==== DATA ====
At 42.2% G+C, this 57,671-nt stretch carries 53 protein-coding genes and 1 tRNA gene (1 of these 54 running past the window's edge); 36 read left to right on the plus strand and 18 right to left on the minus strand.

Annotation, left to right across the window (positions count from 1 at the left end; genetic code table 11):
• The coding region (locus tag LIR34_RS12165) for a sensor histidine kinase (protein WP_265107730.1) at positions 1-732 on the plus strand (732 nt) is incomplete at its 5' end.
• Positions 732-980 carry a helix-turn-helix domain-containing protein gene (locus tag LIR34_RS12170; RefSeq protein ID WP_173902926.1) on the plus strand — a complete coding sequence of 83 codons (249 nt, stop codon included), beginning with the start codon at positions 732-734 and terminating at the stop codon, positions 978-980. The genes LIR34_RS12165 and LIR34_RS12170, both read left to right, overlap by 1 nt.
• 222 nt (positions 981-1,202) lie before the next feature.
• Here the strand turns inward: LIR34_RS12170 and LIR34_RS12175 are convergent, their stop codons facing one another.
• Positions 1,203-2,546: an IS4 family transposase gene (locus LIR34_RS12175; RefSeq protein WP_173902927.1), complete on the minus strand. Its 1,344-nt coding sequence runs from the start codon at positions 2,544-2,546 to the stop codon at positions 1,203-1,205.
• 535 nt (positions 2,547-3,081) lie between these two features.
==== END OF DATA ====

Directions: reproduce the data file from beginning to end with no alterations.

At 42.2% G+C, this 57,671-nt stretch carries 53 protein-coding genes and 1 tRNA gene (1 of these 54 running past the window's edge); 36 read left to right on the plus strand and 18 right to left on the minus strand.

Annotation, left to right across the window (positions count from 1 at the left end; genetic code table 11):
• The coding region (locus tag LIR34_RS12165) for a sensor histidine kinase (protein WP_265107730.1) at positions 1-732 on the plus strand (732 nt) is incomplete at its 5' end.
• Positions 732-980 carry a helix-turn-helix domain-containing protein gene (locus tag LIR34_RS12170; RefSeq protein ID WP_173902926.1) on the plus strand — a complete coding sequence of 83 codons (249 nt, stop codon included), beginning with the start codon at positions 732-734 and terminating at the stop codon, positions 978-980. The genes LIR34_RS12165 and LIR34_RS12170, both read left to right, overlap by 1 nt.
• 222 nt (positions 981-1,202) lie before the next feature.
• Here the strand turns inward: LIR34_RS12170 and LIR34_RS12175 are convergent, their stop codons facing one another.
• Positions 1,203-2,546: an IS4 family transposase gene (locus LIR34_RS12175; RefSeq protein WP_173902927.1), complete on the minus strand. Its 1,344-nt coding sequence runs from the start codon at positions 2,544-2,546 to the stop codon at positions 1,203-1,205.
• 535 nt (positions 2,547-3,081) lie between these two features.